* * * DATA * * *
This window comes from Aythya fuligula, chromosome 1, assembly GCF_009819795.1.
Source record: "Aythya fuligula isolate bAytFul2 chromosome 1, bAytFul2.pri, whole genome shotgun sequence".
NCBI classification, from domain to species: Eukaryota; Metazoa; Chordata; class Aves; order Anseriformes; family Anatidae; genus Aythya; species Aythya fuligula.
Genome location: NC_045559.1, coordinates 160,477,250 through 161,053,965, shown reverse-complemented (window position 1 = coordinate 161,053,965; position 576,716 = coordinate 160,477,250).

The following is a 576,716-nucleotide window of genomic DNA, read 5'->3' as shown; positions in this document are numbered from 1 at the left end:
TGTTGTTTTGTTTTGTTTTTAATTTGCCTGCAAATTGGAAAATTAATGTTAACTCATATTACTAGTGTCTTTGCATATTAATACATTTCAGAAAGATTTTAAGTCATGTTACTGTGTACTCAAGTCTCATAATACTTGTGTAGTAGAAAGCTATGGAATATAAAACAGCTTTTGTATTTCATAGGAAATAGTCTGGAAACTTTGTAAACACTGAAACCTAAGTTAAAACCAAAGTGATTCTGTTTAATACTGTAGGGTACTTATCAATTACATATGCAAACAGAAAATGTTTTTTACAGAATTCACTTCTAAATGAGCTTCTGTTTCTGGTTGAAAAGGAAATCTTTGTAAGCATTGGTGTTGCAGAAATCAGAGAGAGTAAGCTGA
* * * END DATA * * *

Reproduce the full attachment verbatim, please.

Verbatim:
This window comes from Aythya fuligula, chromosome 1, assembly GCF_009819795.1.
Source record: "Aythya fuligula isolate bAytFul2 chromosome 1, bAytFul2.pri, whole genome shotgun sequence".
NCBI classification, from domain to species: Eukaryota; Metazoa; Chordata; class Aves; order Anseriformes; family Anatidae; genus Aythya; species Aythya fuligula.
Genome location: NC_045559.1, coordinates 160,477,250 through 161,053,965, shown reverse-complemented (window position 1 = coordinate 161,053,965; position 576,716 = coordinate 160,477,250).

The following is a 576,716-nucleotide window of genomic DNA, read 5'->3' as shown; positions in this document are numbered from 1 at the left end:
TGTTGTTTTGTTTTGTTTTTAATTTGCCTGCAAATTGGAAAATTAATGTTAACTCATATTACTAGTGTCTTTGCATATTAATACATTTCAGAAAGATTTTAAGTCATGTTACTGTGTACTCAAGTCTCATAATACTTGTGTAGTAGAAAGCTATGGAATATAAAACAGCTTTTGTATTTCATAGGAAATAGTCTGGAAACTTTGTAAACACTGAAACCTAAGTTAAAACCAAAGTGATTCTGTTTAATACTGTAGGGTACTTATCAATTACATATGCAAACAGAAAATGTTTTTTACAGAATTCACTTCTAAATGAGCTTCTGTTTCTGGTTGAAAAGGAAATCTTTGTAAGCATTGGTGTTGCAGAAATCAGAGAGAGTAAGCTGA